December 03, 2010

Carbon nanotube polymer stronger than Kevlar

Researchers at Northwestern University have nanoengineered a new kind of fiber that could be tougher than Kevlar.

The group have created a high performance fiber from carbon nanotubes and a polymer that is remarkably tough, strong, and resistant to failure. Using state-of-the-art in-situ electron microscopy testing methods, the group was able to test and examine the fibers at many different scales — from the nano scale up to the macro scale — which helped them understand just exactly how tiny interactions affect the material’s performance. Their results were recently published in the journal ACS Nano.

“We want to create new-generation fibers that exhibit both superior strength and toughness,” said Espinosa said. “A big issue in engineering fibers is that they are either strong or ductile — we want a fiber that is both. The fibers we fabricated show very high ductility and a very high toughness. They can absorb and dissipate large amounts of energy before failure. We also observed that the strength of the material stays very, very high, which has not been shown before. These fibers can be used for a wide variety of defense and aerospace applications.”

Previous work by Espinosa in 2008 was to use irradiation to strengthen carbon nanotubes and to precisely measure the strength of fibers



To create the new fiber, researchers began with carbon nanotubes —cylindrical-shaped carbon molecules, which individually have one of the highest strengths of any material in nature. When you bundle nanotubes together, however, they lose their strength — the tubes start to laterally slip between each other.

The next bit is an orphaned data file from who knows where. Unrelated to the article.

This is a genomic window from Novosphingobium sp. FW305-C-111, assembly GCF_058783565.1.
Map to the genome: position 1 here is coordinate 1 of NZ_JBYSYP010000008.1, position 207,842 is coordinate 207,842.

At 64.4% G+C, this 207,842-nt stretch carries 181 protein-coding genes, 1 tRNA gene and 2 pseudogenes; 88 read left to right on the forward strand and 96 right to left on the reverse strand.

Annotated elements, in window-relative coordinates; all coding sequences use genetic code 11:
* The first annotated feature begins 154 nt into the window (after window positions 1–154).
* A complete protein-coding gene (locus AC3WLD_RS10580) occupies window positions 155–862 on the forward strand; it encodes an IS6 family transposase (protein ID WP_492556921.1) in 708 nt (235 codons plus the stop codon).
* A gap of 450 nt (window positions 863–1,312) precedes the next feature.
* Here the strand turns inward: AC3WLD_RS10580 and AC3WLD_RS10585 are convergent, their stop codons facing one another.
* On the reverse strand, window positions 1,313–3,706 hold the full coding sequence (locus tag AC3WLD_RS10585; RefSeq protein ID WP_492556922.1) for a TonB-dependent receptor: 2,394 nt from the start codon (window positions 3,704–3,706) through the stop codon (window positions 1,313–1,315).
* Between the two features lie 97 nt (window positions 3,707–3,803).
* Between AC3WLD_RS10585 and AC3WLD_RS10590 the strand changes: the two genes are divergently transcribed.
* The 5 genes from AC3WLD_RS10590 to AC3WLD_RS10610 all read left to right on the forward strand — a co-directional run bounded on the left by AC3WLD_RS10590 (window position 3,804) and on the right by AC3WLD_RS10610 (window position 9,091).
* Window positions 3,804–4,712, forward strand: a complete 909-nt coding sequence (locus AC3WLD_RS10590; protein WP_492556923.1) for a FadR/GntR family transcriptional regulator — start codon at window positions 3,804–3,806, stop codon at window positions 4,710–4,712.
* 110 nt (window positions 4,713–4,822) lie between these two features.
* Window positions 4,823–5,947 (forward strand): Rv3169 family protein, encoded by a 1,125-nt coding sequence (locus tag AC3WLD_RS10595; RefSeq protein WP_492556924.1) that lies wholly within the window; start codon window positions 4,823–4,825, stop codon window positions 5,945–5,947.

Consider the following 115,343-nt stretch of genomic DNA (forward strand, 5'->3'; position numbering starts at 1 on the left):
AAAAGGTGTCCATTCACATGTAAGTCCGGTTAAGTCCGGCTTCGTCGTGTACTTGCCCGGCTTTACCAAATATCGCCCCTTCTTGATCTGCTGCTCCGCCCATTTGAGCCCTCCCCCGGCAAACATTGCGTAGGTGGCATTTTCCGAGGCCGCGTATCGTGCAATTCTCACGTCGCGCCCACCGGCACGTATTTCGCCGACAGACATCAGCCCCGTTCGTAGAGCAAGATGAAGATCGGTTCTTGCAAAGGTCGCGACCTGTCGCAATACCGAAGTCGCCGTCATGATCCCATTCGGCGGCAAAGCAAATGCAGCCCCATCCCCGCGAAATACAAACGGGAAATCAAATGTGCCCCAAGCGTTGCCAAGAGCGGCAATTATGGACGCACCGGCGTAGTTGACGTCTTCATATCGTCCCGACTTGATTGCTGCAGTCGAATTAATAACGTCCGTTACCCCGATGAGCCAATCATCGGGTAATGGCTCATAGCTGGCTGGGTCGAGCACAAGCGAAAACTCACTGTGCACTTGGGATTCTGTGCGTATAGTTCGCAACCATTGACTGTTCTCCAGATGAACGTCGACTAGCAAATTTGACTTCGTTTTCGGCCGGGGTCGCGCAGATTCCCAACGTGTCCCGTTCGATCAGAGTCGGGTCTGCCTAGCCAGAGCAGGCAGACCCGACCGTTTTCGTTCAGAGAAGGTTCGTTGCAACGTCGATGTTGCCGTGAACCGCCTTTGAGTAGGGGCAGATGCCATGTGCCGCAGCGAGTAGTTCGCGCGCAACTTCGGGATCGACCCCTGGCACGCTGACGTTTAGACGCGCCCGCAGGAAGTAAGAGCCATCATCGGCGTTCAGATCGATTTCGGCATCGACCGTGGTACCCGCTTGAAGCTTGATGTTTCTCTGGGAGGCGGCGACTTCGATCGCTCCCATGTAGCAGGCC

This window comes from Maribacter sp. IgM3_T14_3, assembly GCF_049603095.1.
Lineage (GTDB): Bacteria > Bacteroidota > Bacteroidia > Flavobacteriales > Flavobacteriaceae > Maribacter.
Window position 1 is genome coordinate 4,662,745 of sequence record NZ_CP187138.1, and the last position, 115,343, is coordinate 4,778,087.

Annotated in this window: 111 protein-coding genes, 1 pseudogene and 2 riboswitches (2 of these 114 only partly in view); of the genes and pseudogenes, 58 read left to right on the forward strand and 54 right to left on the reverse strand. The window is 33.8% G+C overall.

Working with the MER Corporation and using the corporation’s CVD reactor, the team added a polymer to the nanotubes to bind them together, and then spun the resulting material into yarns. Then they tested the strength and failure rates of the material using in-situ SEM testing, which uses a powerful microscope to observe the deformation of materials under a scanning electron beam. This technology, which has only been available in the past few years, allows researchers to have extremely high resolution images of materials as they deform and fail and allows researchers to study materials on several different scales. They can examine individual bundles of nanotubes and the fiber as a whole.

“We learned on multiple scales how this material functions,” said Tobin Filleter, a postdoctoral researcher in Espinosa’s group. “We’re going to need to understand how molecules function at these nanometer scales to engineer stronger and tougher fibers in the future.”

“Carbon nanotubes, the nanoscale building blocks of the developed yarns, are still 50 times stronger than the material we created,” said Mohammad Naraghi, a postdoctoral researcher in Espinosa’s group. “If we can better engineer the interactions between bundles, we can make the material stronger.”

The group is currently looking at techniques — like covalently crosslinking tubes within bundles using high-energy electron radiation – to help better engineer those interactions.

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